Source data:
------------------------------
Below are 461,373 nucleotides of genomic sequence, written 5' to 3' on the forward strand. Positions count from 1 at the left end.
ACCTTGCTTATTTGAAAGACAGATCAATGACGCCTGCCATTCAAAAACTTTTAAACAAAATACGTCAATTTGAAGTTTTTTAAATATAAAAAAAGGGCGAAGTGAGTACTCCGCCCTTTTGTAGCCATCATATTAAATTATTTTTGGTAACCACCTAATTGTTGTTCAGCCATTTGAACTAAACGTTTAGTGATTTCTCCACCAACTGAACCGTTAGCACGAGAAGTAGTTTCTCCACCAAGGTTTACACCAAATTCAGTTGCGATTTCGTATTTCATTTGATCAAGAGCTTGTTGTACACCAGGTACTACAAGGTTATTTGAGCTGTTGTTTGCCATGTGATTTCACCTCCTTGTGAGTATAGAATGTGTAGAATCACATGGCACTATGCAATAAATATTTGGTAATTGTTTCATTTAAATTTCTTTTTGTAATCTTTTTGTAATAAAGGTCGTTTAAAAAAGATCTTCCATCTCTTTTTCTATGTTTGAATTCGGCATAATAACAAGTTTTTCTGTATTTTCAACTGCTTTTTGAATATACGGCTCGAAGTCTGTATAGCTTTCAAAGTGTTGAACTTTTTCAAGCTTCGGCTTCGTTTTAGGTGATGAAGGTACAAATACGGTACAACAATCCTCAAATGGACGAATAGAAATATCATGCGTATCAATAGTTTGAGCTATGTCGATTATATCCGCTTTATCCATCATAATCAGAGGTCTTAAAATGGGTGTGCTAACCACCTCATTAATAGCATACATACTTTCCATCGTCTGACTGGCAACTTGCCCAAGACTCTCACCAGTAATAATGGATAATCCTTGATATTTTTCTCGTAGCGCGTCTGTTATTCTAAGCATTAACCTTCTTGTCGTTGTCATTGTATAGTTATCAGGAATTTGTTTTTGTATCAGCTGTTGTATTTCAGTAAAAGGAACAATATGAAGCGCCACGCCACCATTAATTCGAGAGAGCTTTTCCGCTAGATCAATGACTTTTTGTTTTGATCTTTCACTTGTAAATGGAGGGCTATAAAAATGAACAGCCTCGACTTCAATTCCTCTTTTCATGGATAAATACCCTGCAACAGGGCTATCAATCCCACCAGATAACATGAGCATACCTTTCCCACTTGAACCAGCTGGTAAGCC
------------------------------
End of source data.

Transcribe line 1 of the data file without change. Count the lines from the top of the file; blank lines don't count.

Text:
Below are 461,373 nucleotides of genomic sequence, written 5' to 3' on the forward strand. Positions count from 1 at the left end.